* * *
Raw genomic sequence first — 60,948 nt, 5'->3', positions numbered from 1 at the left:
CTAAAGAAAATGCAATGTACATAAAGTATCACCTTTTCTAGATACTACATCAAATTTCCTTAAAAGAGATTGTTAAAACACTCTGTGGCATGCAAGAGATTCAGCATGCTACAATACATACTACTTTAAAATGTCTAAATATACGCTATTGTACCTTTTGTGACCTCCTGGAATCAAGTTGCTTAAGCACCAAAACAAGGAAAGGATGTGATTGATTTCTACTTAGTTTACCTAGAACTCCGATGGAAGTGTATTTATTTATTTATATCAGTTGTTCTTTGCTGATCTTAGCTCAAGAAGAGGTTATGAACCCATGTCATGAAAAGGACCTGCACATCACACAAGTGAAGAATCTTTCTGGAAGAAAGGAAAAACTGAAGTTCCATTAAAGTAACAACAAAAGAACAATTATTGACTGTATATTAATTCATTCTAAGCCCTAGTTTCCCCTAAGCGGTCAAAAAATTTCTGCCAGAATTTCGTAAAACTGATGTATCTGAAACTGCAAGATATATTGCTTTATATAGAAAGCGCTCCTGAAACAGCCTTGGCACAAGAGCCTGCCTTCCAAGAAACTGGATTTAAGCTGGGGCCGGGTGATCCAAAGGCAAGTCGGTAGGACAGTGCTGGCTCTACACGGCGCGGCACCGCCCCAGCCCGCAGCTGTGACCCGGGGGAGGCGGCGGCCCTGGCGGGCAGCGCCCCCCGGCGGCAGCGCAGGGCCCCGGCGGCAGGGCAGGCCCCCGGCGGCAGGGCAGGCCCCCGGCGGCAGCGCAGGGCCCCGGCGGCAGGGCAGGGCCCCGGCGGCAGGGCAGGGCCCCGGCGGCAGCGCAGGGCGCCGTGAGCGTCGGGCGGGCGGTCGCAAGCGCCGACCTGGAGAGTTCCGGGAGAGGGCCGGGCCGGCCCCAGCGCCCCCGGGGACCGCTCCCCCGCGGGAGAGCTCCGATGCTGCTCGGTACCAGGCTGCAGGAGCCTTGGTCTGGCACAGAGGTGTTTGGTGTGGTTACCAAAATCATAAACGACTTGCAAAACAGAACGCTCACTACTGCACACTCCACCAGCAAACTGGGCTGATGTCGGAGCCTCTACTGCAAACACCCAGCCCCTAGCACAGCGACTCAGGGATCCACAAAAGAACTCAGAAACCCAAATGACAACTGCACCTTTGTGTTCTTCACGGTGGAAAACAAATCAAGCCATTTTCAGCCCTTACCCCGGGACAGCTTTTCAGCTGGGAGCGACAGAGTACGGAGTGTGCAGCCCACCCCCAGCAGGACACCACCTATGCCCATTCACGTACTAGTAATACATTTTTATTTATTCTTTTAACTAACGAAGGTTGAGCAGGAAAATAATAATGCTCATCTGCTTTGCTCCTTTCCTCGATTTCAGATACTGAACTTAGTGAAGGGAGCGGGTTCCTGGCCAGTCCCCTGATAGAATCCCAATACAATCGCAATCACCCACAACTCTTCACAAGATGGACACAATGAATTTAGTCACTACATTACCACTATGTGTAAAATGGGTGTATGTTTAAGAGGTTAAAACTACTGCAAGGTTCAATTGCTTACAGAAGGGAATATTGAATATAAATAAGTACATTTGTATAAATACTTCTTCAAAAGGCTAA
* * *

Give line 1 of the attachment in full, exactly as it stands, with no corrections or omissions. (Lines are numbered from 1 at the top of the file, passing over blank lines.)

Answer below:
Raw genomic sequence first — 60,948 nt, 5'->3', positions numbered from 1 at the left: